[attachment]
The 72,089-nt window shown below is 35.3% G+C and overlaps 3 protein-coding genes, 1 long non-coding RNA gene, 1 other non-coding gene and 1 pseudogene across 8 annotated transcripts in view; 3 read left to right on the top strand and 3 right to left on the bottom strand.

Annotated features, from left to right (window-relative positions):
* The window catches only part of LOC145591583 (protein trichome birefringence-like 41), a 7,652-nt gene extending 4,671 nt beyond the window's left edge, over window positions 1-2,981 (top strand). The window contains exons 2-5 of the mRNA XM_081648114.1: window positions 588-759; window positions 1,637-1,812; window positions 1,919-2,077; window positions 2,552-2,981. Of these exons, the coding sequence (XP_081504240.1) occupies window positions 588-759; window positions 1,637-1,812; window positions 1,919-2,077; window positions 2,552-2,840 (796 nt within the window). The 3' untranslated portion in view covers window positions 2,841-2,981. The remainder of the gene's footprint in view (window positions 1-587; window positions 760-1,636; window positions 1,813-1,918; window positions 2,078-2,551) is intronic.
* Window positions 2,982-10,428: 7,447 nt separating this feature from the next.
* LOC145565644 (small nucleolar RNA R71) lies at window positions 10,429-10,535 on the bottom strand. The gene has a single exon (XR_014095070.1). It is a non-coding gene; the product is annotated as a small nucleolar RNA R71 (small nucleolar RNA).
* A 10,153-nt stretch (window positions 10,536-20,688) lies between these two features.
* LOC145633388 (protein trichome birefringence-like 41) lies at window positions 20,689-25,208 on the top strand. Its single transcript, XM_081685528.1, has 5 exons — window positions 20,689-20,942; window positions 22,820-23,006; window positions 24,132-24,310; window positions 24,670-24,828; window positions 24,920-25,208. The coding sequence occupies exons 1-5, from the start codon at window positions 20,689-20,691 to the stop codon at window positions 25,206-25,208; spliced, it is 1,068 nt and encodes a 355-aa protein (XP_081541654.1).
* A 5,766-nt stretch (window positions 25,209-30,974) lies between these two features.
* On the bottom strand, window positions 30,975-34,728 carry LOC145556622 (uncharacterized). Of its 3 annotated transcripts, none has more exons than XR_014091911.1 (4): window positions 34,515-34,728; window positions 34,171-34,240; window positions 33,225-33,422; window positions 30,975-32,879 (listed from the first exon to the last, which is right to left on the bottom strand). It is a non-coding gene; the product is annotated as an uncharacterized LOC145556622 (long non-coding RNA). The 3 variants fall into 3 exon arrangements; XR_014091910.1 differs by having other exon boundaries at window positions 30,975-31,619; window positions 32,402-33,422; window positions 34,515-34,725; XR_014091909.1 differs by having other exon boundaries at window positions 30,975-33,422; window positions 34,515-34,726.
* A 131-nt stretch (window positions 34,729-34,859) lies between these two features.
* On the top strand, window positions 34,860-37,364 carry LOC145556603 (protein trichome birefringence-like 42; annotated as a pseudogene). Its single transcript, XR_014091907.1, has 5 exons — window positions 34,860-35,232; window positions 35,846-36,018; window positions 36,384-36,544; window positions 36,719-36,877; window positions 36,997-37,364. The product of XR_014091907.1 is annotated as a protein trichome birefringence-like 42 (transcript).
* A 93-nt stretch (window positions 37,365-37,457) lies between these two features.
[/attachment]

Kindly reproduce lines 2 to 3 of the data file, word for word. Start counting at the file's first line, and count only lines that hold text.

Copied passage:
Annotated features, from left to right (window-relative positions):
* The window catches only part of LOC145591583 (protein trichome birefringence-like 41), a 7,652-nt gene extending 4,671 nt beyond the window's left edge, over window positions 1-2,981 (top strand). The window contains exons 2-5 of the mRNA XM_081648114.1: window positions 588-759; window positions 1,637-1,812; window positions 1,919-2,077; window positions 2,552-2,981. Of these exons, the coding sequence (XP_081504240.1) occupies window positions 588-759; window positions 1,637-1,812; window positions 1,919-2,077; window positions 2,552-2,840 (796 nt within the window). The 3' untranslated portion in view covers window positions 2,841-2,981. The remainder of the gene's footprint in view (window positions 1-587; window positions 760-1,636; window positions 1,813-1,918; window positions 2,078-2,551) is intronic.